If you're the type of person that detests the winter months, like me, we can thank Christ this winter has been mild in terms of snow. So far, anyway. Cold yes, but relatively snow-free. Which is a good thing for those of us who aren't big fans of snow shoveling.

With Punxsutawne Phil seeing his shadow on Wednesday, it looks like there's still a good possibility Ma Nature could be giving us a snow job over the coming six weeks.

So, if you live in South Dakota you can expect at least a couple of whopper snowstorms that dump several inches of that heavy heart attack snow each year during the months of March and April. It's a fun little game Mother Nature likes to play most years. She will lure us into thinking winter is finally over, and then, bam! Welcome to 12 inches of back-breaking snow in late March.

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All of this snow talk begs the question, at what age should you stop shoveling snow?

I'm 58 years old right now, and each year during the snow removal season here in the Sioux Empire, I still see, men and women older than me scooping snow.

Shoveling snow past your mid 50's can be a scary proposition that most health experts do not recommend for a lot of folks. Let's be honest, most of us in our 50's and 60's aren't what you would consider physical specimens any longer.

I remember as a kid having an uncle who tackled one of Mother Nature's famous March snow jobs and ended up having a massive heart attack as a result. He succumbed to a "Widowmaker" as some people like to say.

Recently, I stumbled across an article in the Chicago Sun-Times that asked the question are you too old to shovel snow?

The story talked about the importance for older, middle-aged people, and those of us with medical conditions finding somebody else to do their shoveling for them.

The gist of the story was basically, you've reached the point in your life where you need to wave a wad of bills at young Billy down the street to entice him to clear your driveway. That, or pony up the dough necessary to buy a snowblower for yourself to make the task of snow removal a much easier one.

One doctor in the story recommends when you reach age 45 you should hang up your shovel for good. Another doc says 55 is the age you should consider passing the snow shovel to someone much younger. Either way, it appears between the ages of (45 and 55) is the recommended age range to surrender your snow shoveling title for good.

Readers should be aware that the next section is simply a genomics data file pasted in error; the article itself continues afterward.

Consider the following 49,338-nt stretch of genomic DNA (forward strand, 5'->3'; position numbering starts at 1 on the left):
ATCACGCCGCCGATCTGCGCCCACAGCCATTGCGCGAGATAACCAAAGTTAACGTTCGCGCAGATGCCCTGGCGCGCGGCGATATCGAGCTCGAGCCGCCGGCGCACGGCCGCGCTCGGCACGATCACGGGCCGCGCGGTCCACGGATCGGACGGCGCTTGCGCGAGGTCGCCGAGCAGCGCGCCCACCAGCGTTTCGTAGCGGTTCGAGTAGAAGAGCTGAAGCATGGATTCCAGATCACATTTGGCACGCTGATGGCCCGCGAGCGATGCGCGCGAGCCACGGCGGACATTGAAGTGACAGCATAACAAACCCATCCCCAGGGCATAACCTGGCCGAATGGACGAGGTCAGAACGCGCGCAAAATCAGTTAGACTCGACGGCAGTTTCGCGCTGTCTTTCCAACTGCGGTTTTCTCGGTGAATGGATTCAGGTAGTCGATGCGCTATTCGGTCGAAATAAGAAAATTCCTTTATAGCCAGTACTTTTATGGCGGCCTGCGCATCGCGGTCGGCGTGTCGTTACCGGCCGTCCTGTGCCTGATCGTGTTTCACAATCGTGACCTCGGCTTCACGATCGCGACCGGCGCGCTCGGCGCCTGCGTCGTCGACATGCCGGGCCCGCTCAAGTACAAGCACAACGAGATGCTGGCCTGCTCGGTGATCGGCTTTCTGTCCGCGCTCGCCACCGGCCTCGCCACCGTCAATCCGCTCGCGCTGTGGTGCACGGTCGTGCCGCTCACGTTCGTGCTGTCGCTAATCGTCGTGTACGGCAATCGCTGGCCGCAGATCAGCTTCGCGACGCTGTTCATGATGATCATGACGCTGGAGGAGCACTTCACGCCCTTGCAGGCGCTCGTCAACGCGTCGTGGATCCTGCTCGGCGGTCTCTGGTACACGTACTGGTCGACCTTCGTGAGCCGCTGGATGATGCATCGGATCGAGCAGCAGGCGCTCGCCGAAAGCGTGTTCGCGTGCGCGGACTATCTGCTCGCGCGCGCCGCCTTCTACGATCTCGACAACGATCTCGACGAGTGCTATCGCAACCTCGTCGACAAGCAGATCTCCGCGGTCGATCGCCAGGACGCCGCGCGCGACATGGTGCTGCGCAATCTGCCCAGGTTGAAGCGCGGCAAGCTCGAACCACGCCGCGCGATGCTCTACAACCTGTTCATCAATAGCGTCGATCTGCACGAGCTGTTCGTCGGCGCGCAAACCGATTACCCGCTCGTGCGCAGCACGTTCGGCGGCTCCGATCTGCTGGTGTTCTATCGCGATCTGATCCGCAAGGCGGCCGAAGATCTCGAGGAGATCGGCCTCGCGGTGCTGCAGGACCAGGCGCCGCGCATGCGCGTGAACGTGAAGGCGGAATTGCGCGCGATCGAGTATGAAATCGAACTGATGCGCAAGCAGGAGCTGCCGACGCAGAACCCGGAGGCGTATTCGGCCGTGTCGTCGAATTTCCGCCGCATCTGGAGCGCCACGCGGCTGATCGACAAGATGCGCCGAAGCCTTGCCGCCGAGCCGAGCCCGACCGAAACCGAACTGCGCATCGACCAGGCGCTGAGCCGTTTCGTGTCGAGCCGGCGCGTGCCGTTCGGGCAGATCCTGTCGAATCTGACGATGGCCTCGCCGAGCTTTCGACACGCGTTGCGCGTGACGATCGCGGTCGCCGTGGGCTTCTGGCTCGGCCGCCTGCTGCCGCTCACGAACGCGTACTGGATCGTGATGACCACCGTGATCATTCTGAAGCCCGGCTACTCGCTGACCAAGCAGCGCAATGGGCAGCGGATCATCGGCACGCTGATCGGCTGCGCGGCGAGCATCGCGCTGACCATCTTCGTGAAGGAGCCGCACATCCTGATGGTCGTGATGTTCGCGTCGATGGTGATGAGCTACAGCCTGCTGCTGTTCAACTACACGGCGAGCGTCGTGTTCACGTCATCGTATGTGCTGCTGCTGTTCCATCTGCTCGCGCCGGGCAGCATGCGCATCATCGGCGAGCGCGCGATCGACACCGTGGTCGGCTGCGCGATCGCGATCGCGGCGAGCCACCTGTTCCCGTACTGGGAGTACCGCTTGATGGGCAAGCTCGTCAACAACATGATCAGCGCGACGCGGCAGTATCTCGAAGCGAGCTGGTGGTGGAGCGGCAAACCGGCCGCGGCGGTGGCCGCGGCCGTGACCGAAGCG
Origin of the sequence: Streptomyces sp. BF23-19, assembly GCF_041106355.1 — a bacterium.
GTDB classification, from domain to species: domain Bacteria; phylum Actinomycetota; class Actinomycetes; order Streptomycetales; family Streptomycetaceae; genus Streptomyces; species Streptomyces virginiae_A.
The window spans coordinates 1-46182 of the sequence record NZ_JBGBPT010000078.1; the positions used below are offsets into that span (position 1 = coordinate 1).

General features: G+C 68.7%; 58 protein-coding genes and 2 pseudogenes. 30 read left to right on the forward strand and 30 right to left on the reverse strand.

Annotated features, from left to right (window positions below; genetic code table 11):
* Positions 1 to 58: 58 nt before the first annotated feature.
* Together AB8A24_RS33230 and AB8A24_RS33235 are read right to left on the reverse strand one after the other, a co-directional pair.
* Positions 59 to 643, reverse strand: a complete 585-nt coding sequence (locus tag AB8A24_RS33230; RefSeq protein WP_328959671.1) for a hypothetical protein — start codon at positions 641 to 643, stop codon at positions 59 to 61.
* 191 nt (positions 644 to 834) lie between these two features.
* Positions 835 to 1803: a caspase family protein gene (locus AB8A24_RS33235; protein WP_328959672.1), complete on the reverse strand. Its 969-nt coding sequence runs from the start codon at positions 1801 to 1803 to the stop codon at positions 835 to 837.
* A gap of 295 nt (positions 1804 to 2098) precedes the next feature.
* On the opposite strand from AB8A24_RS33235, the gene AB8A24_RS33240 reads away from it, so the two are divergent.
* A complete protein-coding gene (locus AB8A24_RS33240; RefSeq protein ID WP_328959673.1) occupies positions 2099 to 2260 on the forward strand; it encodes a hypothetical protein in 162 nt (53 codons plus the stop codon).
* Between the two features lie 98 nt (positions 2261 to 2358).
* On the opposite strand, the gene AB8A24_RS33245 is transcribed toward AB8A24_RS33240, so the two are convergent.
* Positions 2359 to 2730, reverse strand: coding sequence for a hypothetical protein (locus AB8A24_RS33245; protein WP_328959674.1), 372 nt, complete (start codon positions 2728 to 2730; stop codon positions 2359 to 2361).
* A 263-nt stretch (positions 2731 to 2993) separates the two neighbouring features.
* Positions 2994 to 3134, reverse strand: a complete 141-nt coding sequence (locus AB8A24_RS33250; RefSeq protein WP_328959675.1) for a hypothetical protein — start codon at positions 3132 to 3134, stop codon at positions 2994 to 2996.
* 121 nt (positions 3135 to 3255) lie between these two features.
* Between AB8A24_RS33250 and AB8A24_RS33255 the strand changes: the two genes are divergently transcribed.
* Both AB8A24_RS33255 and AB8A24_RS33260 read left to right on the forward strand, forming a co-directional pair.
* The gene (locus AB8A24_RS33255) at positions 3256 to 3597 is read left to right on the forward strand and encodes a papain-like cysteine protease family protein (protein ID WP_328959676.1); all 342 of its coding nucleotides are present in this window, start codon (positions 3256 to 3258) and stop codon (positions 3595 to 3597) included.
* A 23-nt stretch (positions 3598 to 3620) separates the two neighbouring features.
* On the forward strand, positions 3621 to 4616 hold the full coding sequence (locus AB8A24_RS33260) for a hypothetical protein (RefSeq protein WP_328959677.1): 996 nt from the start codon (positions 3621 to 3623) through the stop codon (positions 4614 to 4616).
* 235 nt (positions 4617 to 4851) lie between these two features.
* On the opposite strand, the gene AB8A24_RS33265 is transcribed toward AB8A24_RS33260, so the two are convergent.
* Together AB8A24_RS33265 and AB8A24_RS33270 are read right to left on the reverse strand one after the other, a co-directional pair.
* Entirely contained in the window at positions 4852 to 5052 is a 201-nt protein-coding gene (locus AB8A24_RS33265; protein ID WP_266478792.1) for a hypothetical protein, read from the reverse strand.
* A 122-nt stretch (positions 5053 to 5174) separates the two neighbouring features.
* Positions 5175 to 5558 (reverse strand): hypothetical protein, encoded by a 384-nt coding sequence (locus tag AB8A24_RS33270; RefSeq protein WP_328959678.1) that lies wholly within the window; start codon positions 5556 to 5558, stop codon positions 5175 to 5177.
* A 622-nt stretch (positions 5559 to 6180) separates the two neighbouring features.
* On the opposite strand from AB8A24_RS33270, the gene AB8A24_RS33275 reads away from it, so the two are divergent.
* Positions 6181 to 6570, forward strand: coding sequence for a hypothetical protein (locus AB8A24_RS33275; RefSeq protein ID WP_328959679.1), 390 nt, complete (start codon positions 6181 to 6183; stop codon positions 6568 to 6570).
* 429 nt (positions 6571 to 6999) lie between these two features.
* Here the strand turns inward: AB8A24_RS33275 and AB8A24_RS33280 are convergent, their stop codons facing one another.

I guess the alternative is becoming best friends with a Briggs & Stratton during the months of November through dare I say May in South Dakota.

Basically, if you're getting up there in age, are overweight and out of shape, and prone to coronary artery disease, you should strongly consider slipping Timmy a twenty on those South Dakota snow days, and let him do the heavy lifting from now on.

You're snow shoveling days are behind you, my friend! Hallelujah!

Source: Chicago Sun-Times

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50 Things Men Shouldn’t Have After They Turn 40

One of the hardest parts about getting older is coming to grips with the fact that the things that defined you in your 20s aren't so cool when you're in your 40s.

To help guys who are on the other side of 40, BestLife has put together a list of '50 Things No Man Over 40 Should Own'.

Now I'm quite a ways past 40 these days (56), but I decided to see just how many of these 50 things I am still clinging to well past their 'expiration' date for a man of my age.

12 Businesses That Would Do Great in Sioux Falls' Abandoned Gordmans Building

For thirty years the people of Sioux Falls saw the sign for Gordmans off-price department store across the parking lot from the Empire Mall.

In September of 2020, the store closed for its final time. Since then the building has sat empty, something that doesn't happen too often in Sioux Falls.

We were wondering what people in Sioux Falls would like to see take over the space. Some folks wanted their Gordmans back. It was a great place to find deals on clothing. But, all the Gordmans are gone, so that's a no-go.

And since we've gotten our Chick Fil A and Chipotle, the city is primed for another thing to line up for.